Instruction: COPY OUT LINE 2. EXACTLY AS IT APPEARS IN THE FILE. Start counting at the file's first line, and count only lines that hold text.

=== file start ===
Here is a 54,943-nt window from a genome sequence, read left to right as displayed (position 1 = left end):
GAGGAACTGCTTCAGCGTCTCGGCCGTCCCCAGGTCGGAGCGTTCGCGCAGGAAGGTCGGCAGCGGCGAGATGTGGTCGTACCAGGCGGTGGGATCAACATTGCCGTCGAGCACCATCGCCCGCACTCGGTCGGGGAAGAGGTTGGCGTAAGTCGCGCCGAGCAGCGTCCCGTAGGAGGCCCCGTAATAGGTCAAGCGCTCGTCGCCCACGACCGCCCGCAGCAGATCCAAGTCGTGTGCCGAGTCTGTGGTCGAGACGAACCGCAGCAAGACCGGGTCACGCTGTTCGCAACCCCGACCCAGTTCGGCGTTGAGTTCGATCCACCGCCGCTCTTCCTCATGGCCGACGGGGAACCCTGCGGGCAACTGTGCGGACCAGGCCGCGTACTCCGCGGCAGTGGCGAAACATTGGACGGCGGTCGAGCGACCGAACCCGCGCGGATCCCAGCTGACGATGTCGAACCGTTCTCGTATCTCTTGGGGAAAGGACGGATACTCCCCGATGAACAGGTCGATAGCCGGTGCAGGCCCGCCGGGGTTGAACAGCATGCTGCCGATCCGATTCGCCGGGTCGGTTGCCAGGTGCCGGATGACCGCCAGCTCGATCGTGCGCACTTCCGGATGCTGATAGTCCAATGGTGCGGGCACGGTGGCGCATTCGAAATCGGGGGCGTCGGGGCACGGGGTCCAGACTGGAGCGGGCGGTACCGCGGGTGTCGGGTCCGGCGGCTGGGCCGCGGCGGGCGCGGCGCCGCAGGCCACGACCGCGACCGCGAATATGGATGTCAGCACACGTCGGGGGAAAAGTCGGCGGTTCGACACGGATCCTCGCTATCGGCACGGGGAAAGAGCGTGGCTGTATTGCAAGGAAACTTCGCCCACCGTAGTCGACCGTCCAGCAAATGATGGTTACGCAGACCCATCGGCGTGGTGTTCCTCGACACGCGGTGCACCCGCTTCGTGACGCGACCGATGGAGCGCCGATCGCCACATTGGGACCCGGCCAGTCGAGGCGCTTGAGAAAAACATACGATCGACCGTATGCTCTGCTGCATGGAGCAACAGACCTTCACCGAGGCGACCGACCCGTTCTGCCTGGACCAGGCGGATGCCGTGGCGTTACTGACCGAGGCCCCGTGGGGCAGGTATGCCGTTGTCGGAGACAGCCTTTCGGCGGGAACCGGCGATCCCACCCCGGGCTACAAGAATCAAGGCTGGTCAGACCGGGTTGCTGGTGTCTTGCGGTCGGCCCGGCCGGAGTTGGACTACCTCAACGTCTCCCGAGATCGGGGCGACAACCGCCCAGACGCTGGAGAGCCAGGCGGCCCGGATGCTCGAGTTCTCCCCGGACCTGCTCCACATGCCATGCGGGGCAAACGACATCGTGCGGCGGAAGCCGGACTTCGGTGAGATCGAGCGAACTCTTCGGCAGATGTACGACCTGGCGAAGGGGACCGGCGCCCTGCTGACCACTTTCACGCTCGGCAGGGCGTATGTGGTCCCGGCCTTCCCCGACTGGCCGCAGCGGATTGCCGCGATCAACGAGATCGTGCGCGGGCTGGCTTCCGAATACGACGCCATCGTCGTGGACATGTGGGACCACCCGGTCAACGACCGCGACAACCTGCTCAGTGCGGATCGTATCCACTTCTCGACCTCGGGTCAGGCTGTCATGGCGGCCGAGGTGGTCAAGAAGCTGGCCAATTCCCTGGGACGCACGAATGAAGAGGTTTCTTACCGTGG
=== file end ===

GAGGAACTGCTTCAGCGTCTCGGCCGTCCCCAGGTCGGAGCGTTCGCGCAGGAAGGTCGGCAGCGGCGAGATGTGGTCGTACCAGGCGGTGGGATCAACATTGCCGTCGAGCACCATCGCCCGCACTCGGTCGGGGAAGAGGTTGGCGTAAGTCGCGCCGAGCAGCGTCCCGTAGGAGGCCCCGTAATAGGTCAAGCGCTCGTCGCCCACGACCGCCCGCAGCAGATCCAAGTCGTGTGCCGAGTCTGTGGTCGAGACGAACCGCAGCAAGACCGGGTCACGCTGTTCGCAACCCCGACCCAGTTCGGCGTTGAGTTCGATCCACCGCCGCTCTTCCTCATGGCCGACGGGGAACCCTGCGGGCAACTGTGCGGACCAGGCCGCGTACTCCGCGGCAGTGGCGAAACATTGGACGGCGGTCGAGCGACCGAACCCGCGCGGATCCCAGCTGACGATGTCGAACCGTTCTCGTATCTCTTGGGGAAAGGACGGATACTCCCCGATGAACAGGTCGATAGCCGGTGCAGGCCCGCCGGGGTTGAACAGCATGCTGCCGATCCGATTCGCCGGGTCGGTTGCCAGGTGCCGGATGACCGCCAGCTCGATCGTGCGCACTTCCGGATGCTGATAGTCCAATGGTGCGGGCACGGTGGCGCATTCGAAATCGGGGGCGTCGGGGCACGGGGTCCAGACTGGAGCGGGCGGTACCGCGGGTGTCGGGTCCGGCGGCTGGGCCGCGGCGGGCGCGGCGCCGCAGGCCACGACCGCGACCGCGAATATGGATGTCAGCACACGTCGGGGGAAAAGTCGGCGGTTCGACACGGATCCTCGCTATCGGCACGGGGAAAGAGCGTGGCTGTATTGCAAGGAAACTTCGCCCACCGTAGTCGACCGTCCAGCAAATGATGGTTACGCAGACCCATCGGCGTGGTGTTCCTCGACACGCGGTGCACCCGCTTCGTGACGCGACCGATGGAGCGCCGATCGCCACATTGGGACCCGGCCAGTCGAGGCGCTTGAGAAAAACATACGATCGACCGTATGCTCTGCTGCATGGAGCAACAGACCTTCACCGAGGCGACCGACCCGTTCTGCCTGGACCAGGCGGATGCCGTGGCGTTACTGACCGAGGCCCCGTGGGGCAGGTATGCCGTTGTCGGAGACAGCCTTTCGGCGGGAACCGGCGATCCCACCCCGGGCTACAAGAATCAAGGCTGGTCAGACCGGGTTGCTGGTGTCTTGCGGTCGGCCCGGCCGGAGTTGGACTACCTCAACGTCTCCCGAGATCGGGGCGACAACCGCCCAGACGCTGGAGAGCCAGGCGGCCCGGATGCTCGAGTTCTCCCCGGACCTGCTCCACATGCCATGCGGGGCAAACGACATCGTGCGGCGGAAGCCGGACTTCGGTGAGATCGAGCGAACTCTTCGGCAGATGTACGACCTGGCGAAGGGGACCGGCGCCCTGCTGACCACTTTCACGCTCGGCAGGGCGTATGTGGTCCCGGCCTTCCCCGACTGGCCGCAGCGGATTGCCGCGATCAACGAGATCGTGCGCGGGCTGGCTTCCGAATACGACGCCATCGTCGTGGACATGTGGGACCACCCGGTCAACGACCGCGACAACCTGCTCAGTGCGGATCGTATCCACTTCTCGACCTCGGGTCAGGCTGTCATGGCGGCCGAGGTGGTCAAGAAGCTGGCCAATTCCCTGGGACGCACGAATGAAGAGGTTTCTTACCGTGG